'Joker' Director Wonders Why 'John Wick' Wasn't Met With Same Scrutiny Over Violence

Dude makes a good point.


Image via Getty/Stephane Cardinale - Corbis


To the possible annoyance of your timeline, much has been (and will likely continue to be) said about cinema's relationship with violence surrounding the release of the critically acclaimed Joker.

In a recent Associated Press interview, director Todd Phillips was asked about the recent swath of talk in which the film is posited as some kind of quasi-endorsement of a violent ideology. As Phillips explained, he doesn't feel this is apt. Furthermore, he's confused as to why the John Wick franchise, for example, isn't met with the same pushback.

Writer-director Todd Phillips says it isn't fair to link his #JokerMovie to real-world violence: "It's a fictional character in a fictional world that's been around for 80 years." pic.twitter.com/NcT4d9fjOQ

— AP Entertainment (@APEntertainment) September 24, 2019

"I think that Aurora is obviously a horrible, horrible situation but even that is not something you blame on the movie," Phillips said. "Quite frankly, if you do your own research about Aurora, that gentleman wasn't even going in as Joker. That was misreported. His hair was dyed red. He was having, obviously, a mental breakdown and there's something horrifying about it but it wasn't related to it outside of the fact that it happened at a movie theater."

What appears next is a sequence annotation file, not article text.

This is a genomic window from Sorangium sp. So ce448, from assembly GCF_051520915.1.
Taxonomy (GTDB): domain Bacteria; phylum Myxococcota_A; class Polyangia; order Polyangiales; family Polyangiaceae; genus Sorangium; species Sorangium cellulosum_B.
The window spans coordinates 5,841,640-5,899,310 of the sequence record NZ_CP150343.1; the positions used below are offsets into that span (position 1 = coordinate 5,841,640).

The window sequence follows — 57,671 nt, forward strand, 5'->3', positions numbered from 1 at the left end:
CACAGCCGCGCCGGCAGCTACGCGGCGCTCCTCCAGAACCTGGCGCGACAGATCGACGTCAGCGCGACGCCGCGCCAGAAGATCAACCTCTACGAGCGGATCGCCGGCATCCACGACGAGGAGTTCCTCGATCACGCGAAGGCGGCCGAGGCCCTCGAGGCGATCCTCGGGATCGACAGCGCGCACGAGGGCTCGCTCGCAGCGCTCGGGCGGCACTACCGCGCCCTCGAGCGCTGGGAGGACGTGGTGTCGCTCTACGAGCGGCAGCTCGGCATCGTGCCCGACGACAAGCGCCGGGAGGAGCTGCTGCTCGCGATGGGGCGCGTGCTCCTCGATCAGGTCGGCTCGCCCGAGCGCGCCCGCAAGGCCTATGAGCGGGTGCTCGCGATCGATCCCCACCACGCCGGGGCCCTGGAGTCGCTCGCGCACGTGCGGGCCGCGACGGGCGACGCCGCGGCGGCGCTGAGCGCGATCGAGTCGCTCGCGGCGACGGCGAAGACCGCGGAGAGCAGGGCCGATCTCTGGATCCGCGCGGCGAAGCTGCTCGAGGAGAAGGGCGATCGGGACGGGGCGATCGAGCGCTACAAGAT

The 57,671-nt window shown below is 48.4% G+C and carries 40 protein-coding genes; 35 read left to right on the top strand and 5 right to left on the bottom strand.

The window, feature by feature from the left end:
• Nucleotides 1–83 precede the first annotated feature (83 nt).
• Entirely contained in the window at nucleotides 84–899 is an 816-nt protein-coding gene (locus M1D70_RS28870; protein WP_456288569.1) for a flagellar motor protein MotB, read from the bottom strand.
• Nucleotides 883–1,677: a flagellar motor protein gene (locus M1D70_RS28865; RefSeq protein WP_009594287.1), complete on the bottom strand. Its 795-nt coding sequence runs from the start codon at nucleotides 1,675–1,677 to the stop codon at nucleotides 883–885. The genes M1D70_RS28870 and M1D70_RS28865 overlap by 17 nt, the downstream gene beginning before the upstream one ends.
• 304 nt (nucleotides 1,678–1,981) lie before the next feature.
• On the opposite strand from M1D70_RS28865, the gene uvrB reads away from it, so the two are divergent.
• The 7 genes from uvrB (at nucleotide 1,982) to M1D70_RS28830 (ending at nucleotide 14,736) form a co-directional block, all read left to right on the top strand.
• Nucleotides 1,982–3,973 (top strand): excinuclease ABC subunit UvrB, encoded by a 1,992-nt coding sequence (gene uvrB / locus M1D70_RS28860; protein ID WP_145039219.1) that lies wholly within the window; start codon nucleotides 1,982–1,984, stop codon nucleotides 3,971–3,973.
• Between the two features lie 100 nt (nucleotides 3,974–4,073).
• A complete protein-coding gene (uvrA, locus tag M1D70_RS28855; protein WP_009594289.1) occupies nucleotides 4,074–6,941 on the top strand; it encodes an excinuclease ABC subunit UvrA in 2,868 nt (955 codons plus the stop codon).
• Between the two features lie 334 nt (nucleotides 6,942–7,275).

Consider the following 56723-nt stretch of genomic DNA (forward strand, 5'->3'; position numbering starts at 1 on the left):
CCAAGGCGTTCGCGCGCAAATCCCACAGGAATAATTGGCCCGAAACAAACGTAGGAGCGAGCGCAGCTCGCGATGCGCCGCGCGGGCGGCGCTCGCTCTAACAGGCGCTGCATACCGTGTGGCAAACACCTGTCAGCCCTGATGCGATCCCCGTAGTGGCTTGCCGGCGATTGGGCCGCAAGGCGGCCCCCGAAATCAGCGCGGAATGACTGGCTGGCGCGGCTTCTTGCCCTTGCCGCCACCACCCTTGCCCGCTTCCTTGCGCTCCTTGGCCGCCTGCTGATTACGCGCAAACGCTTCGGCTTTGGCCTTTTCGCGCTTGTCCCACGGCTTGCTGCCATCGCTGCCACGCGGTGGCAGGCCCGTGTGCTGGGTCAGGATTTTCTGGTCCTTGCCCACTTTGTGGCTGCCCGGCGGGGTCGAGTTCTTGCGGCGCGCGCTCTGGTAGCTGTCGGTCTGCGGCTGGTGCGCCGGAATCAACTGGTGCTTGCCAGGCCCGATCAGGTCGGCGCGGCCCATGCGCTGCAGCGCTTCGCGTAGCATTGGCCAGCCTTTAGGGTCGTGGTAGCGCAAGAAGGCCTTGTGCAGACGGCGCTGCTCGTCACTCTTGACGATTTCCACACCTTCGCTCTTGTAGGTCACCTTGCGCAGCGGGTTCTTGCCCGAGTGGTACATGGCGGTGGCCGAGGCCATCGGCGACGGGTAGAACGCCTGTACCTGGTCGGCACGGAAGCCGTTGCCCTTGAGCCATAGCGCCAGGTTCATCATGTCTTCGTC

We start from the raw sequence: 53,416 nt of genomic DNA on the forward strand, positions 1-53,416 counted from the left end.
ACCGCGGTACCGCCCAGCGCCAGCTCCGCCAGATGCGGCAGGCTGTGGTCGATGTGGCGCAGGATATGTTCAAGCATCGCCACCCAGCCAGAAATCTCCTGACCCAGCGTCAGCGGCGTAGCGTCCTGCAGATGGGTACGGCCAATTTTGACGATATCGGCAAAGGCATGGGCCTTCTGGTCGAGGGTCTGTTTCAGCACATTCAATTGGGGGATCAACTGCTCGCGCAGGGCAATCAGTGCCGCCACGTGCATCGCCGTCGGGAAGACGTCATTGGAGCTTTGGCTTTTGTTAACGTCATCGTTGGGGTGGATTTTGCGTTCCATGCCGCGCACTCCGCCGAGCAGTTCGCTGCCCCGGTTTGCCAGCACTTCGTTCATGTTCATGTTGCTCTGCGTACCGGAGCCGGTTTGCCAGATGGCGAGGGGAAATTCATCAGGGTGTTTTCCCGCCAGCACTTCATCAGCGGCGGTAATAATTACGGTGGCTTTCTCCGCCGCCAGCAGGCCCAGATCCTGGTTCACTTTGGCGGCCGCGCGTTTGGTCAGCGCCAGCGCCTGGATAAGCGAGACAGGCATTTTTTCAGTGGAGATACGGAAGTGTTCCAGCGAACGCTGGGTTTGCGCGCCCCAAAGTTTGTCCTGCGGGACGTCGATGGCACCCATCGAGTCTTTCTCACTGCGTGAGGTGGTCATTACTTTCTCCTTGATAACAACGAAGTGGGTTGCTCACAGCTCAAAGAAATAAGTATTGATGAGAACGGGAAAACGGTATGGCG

Phillips added that "this is not the thing" that Joker "is trying to represent" in its story.

"The movie still takes place in a fictional world," he said. "It can have real world implications [and] opinions but it's a fictional character in a fictional world that's been around for 80 years. The one that bugs me more [about the] toxic white male thing is when you go 'Oh, oh, I just saw John Wick 3.' He's a white male and he kills 300 people and everybody's laughing and hooting and hollering. Why does this movie get held to different standards? It honestly doesn't make sense to me."

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Though this topic has been heavily discussed in headlines and tweets ahead of Joker's release, it's unlikely the discussion will have any detectable impact on its practically guaranteed box office success. The film, starring Joaquin Phoenix in the title role, hits a theater near you on Oct. 4.

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